My father teaches a weekly Bible study in his furniture store. He opens the store at 9am for any who want to study God’s word. He also teaches a Sunday School class at Southside Baptist in Suffolk Virginia. I wanted to share his lesson this morning. This was his lesson as quoted to me this afternoon…
The story of the first passover is found in the book of Exodus. It occurred during a time in history when the Israelites were held as slaves in bondage to the Egyptians. The Israelites cried out to God for deliverance from Pharaohs cruelty. God sent Moses and 10 plagues to change the heart of Pharaoh who resisted releasing his slaves, until the last plague.
This was the first passover. God told the Israelites to pick out the very best lamb, inspect it to insure it was without spot or blemish, and devoid of defects. They were to kill the lamb, collect the blood and paint it around the door of their home. That night, the angel of death would pass through, if there was blood on the door, all occupants would be saved. Behind the doors without blood the first born child in each family would die.
500 Years Later:
The passover was celebrated every year after and at this time the passover was taking place at Solomon’s temple. Four days before passover the high priest would come down from the temple, and leave the city. He would enter the town of Bethlehem where the sheep fold was and he and his entourage of priests would pick out the most perfect lamb. He would put a rope about it’s neck and lead it into the city.
At this time the crowds would gather on both sides of the lane, as well as the hundreds of priests. As he entered the gates of the city with his lamb, the priests would yell with a loud voice,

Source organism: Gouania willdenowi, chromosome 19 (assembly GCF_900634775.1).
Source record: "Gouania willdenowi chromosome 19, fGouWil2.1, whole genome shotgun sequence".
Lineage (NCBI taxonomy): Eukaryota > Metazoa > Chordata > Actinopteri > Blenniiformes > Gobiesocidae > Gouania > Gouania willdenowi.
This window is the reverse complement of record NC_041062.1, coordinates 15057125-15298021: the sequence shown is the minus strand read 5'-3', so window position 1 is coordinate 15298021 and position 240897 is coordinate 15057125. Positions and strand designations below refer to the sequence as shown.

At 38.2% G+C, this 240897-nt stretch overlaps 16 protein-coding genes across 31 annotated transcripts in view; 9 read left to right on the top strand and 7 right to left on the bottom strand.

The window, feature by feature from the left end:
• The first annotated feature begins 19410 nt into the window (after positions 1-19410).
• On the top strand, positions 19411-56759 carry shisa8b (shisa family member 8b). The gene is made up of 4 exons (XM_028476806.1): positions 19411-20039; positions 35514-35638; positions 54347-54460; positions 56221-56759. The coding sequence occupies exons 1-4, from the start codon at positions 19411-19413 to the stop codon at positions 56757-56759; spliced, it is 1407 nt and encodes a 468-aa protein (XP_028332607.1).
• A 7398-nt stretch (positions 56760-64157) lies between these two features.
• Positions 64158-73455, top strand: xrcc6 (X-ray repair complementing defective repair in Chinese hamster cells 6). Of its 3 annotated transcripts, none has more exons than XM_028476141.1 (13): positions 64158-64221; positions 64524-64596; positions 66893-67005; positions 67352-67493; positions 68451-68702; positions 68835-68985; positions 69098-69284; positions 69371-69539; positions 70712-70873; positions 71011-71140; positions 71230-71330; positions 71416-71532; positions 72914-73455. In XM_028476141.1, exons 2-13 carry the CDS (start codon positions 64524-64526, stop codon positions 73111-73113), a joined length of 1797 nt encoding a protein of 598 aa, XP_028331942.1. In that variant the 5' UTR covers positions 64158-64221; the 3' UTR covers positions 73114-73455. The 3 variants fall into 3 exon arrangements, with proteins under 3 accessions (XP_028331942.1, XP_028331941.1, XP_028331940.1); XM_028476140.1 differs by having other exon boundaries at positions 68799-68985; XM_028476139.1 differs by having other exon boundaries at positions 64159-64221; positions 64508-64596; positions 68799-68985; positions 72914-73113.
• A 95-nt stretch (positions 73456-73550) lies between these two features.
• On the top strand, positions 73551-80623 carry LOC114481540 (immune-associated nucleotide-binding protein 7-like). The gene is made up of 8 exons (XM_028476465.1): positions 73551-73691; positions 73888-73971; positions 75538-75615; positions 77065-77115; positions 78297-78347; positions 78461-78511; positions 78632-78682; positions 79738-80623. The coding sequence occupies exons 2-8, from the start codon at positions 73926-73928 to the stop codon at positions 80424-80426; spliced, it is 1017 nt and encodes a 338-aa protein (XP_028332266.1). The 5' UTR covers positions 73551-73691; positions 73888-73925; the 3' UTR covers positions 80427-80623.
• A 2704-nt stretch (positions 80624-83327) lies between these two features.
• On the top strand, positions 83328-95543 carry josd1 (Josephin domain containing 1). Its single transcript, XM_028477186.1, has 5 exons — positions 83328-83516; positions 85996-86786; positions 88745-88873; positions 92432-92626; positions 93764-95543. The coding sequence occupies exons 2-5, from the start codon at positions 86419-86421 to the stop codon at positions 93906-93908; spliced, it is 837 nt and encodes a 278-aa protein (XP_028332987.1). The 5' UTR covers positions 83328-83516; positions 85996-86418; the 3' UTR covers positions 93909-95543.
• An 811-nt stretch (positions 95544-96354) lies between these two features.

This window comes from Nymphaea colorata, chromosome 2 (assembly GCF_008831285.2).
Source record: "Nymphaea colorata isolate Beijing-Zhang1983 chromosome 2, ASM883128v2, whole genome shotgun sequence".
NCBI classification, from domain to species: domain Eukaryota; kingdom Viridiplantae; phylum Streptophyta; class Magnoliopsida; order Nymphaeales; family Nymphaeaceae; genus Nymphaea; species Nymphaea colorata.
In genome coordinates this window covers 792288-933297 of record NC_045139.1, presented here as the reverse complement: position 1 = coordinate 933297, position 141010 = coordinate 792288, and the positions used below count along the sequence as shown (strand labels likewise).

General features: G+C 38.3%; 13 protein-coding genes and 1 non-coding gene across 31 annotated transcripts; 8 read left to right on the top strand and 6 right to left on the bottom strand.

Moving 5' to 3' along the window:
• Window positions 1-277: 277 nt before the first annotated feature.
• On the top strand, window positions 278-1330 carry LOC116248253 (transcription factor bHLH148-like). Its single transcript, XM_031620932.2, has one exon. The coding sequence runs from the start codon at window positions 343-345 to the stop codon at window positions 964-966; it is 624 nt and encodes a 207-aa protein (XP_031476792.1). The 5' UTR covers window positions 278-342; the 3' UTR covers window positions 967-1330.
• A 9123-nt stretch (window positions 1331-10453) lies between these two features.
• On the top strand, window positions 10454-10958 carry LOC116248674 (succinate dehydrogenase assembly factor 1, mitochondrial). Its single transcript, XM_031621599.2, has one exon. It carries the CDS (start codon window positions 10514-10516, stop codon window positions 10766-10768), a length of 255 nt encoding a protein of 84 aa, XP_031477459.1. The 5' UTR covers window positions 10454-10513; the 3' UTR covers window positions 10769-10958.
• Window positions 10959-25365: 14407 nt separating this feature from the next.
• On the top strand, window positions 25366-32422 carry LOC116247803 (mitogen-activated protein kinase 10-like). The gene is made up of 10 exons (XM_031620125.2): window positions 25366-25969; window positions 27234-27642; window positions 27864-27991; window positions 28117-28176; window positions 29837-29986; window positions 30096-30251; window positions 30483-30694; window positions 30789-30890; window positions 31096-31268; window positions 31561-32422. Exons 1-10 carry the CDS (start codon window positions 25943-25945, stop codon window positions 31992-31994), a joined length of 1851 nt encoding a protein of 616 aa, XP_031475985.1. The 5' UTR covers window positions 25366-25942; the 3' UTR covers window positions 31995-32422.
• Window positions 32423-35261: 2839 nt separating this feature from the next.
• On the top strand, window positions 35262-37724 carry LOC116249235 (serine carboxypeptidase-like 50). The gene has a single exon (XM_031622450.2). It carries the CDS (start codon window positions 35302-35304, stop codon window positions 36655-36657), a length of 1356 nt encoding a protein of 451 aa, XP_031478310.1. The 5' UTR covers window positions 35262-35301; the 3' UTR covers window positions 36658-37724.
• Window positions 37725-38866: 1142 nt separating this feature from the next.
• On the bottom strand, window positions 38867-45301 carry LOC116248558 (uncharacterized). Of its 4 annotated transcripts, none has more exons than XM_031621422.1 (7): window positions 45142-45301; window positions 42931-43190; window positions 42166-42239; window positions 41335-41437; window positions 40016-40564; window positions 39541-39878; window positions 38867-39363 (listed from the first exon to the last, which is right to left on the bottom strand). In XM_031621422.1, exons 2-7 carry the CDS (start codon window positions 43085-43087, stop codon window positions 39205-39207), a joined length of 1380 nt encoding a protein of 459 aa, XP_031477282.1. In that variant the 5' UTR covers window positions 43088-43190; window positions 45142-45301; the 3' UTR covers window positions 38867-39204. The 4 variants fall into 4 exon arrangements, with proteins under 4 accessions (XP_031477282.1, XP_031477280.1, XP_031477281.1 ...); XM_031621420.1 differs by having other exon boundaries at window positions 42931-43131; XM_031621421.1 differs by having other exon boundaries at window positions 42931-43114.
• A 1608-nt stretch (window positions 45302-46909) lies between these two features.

“Hosanna! Blessed is he who comes in the name of the Lord!” This was chanted by the priests and the crowd of thousands joined in. The crowd laid out the palm branches before the High priest and the lamb being led into the city gates.
The lamb was tied up, and inspected by all (including Pharisees, Saducees and the priests) for four days. After the four days the High Priest would stand upon the temple mount and yell down upon the crowds, “I find no fault with him at all!” This meant the lamb was worthy of the sacrifice, for any flaw would disqualify this lamb.
The day of passover, many lambs were sacrificed, as individuals brought their lambs to the temple, and the meat was handed out and eaten. The perfect lamb was the last to be sacrificed. The High Priest collected the blood of this lamb and entered the Holy of Holies. He sprinkled it’s blood on the ark of the covenant called the Mercy Seat. This would be the atonement or payment for the sins of the nation of Israel for one year. The High Priest would emerge from the temple and yell out, “It is finished!”
1,000 years later,
One thousand years after the Israelites are freed from Egypt, they are once again four days before passover, but this time it is different because Jesus is in town. He told his disciples, “Enter the village and find the donkey and her colt, untie them and bring them to me, and have my followers meet me at the gates of the city.”